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Magnetic field strength H - a physical quantity used as one of the basic measures of the intensity of magnetic field.^{1)}^{2)} The unit of magnetic field strength^{3)} is ampere per metre or A/m.
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From the engineering viewpoint, magnetic field strength $H$ can be thought of as excitation and the magnetic flux density $B$ as the response of the medium.^{4)}^{5)} This naming convention is defined in the SI system of units.
From theoretical physics viewpoint, the field $H$ is defined as the vectorial difference between flux density $B$ and magnetisation $M$. The H field is sometimes referred to as “auxiliary” or simply “field H”.^{6)}^{7)}^{8)}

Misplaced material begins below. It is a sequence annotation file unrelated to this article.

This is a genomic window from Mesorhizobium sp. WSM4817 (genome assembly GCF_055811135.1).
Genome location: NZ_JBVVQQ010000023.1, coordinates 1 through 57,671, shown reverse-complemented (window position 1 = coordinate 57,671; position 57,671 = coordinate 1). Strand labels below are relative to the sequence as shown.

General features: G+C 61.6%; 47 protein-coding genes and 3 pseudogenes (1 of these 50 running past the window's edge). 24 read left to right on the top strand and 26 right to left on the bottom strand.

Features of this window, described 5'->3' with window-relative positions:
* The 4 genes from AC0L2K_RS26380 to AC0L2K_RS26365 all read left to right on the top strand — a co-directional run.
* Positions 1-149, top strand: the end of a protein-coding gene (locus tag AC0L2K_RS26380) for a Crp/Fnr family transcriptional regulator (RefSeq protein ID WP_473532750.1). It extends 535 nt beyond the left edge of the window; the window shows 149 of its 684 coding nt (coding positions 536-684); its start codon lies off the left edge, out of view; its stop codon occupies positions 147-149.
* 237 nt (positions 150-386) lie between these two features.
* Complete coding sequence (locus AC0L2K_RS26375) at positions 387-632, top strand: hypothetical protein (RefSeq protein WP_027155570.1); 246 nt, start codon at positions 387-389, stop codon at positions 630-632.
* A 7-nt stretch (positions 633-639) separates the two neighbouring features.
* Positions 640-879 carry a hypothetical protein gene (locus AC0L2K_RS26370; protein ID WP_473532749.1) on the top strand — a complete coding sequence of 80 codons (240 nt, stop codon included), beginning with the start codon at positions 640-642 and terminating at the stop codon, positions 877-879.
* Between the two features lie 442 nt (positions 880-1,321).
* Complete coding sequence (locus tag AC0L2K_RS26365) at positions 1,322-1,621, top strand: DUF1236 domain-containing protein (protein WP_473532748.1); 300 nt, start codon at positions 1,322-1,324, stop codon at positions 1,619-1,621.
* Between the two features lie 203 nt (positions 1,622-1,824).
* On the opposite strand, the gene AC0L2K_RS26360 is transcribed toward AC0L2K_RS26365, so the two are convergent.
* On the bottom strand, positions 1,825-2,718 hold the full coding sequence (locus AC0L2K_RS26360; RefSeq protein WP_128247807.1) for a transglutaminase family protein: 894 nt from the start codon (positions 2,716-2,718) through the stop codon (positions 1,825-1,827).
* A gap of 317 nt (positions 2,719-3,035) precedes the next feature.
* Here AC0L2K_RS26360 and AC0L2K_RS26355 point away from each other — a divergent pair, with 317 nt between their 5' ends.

These two approaches are identical in the sense of the physical quantities in question (with the same physical units of A/m), but are referred to by different names, and different emphasis put on their meaning and use in derivation of some equations.
Magnetic field is a vector field in space, and is a kind of energy whose full quantification requires the knowledge of the vector fields of both magnetic field strength $H$ and flux density $B$ (or other values correlated with them, like magnetisation M or polarisation J). In vacuum, at each point the $H$ and $B$ vectors are oriented along the same direction and are directly proportional through permeability of free space, but in other media they can be misaligned (especially in non-uniform or anisotropic materials).
The requirement of two quantities is analogous for example to electricity. Both electric voltage $V$ and electric current $I$ are required to fully quantify the effects of electricity, e.g. the amount of transferred energy.^{9)}